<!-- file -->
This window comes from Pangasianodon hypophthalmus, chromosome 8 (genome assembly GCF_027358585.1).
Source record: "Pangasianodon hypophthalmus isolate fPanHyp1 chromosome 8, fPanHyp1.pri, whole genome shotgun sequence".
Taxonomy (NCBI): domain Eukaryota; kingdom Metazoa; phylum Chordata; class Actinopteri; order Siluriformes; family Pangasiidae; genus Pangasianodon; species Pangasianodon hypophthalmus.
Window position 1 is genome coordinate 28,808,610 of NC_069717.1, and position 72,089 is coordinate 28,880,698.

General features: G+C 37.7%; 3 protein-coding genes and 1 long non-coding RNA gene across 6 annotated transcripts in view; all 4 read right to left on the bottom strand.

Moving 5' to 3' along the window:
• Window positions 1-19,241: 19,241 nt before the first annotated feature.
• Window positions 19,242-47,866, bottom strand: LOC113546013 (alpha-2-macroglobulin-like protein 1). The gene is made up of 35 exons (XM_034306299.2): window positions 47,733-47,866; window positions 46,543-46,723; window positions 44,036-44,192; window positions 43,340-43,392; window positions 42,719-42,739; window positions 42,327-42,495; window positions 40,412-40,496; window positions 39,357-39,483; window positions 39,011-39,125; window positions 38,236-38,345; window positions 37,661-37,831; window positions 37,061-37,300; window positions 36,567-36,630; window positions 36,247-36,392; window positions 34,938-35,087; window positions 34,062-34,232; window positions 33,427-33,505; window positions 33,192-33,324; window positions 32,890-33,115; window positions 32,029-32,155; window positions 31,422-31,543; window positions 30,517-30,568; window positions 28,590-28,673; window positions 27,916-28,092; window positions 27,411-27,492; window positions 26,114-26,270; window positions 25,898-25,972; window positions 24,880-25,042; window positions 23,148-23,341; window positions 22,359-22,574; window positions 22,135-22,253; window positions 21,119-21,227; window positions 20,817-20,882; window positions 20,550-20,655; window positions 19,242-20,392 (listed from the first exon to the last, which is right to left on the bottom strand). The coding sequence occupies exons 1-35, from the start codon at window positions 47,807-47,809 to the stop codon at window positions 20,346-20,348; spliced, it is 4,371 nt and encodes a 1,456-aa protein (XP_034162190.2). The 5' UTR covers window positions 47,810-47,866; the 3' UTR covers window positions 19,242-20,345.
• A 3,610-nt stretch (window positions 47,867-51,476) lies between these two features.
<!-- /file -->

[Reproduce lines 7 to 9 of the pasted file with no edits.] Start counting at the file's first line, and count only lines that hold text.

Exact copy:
• Window positions 1-19,241: 19,241 nt before the first annotated feature.
• Window positions 19,242-47,866, bottom strand: LOC113546013 (alpha-2-macroglobulin-like protein 1). The gene is made up of 35 exons (XM_034306299.2): window positions 47,733-47,866; window positions 46,543-46,723; window positions 44,036-44,192; window positions 43,340-43,392; window positions 42,719-42,739; window positions 42,327-42,495; window positions 40,412-40,496; window positions 39,357-39,483; window positions 39,011-39,125; window positions 38,236-38,345; window positions 37,661-37,831; window positions 37,061-37,300; window positions 36,567-36,630; window positions 36,247-36,392; window positions 34,938-35,087; window positions 34,062-34,232; window positions 33,427-33,505; window positions 33,192-33,324; window positions 32,890-33,115; window positions 32,029-32,155; window positions 31,422-31,543; window positions 30,517-30,568; window positions 28,590-28,673; window positions 27,916-28,092; window positions 27,411-27,492; window positions 26,114-26,270; window positions 25,898-25,972; window positions 24,880-25,042; window positions 23,148-23,341; window positions 22,359-22,574; window positions 22,135-22,253; window positions 21,119-21,227; window positions 20,817-20,882; window positions 20,550-20,655; window positions 19,242-20,392 (listed from the first exon to the last, which is right to left on the bottom strand). The coding sequence occupies exons 1-35, from the start codon at window positions 47,807-47,809 to the stop codon at window positions 20,346-20,348; spliced, it is 4,371 nt and encodes a 1,456-aa protein (XP_034162190.2). The 5' UTR covers window positions 47,810-47,866; the 3' UTR covers window positions 19,242-20,345.
• A 3,610-nt stretch (window positions 47,867-51,476) lies between these two features.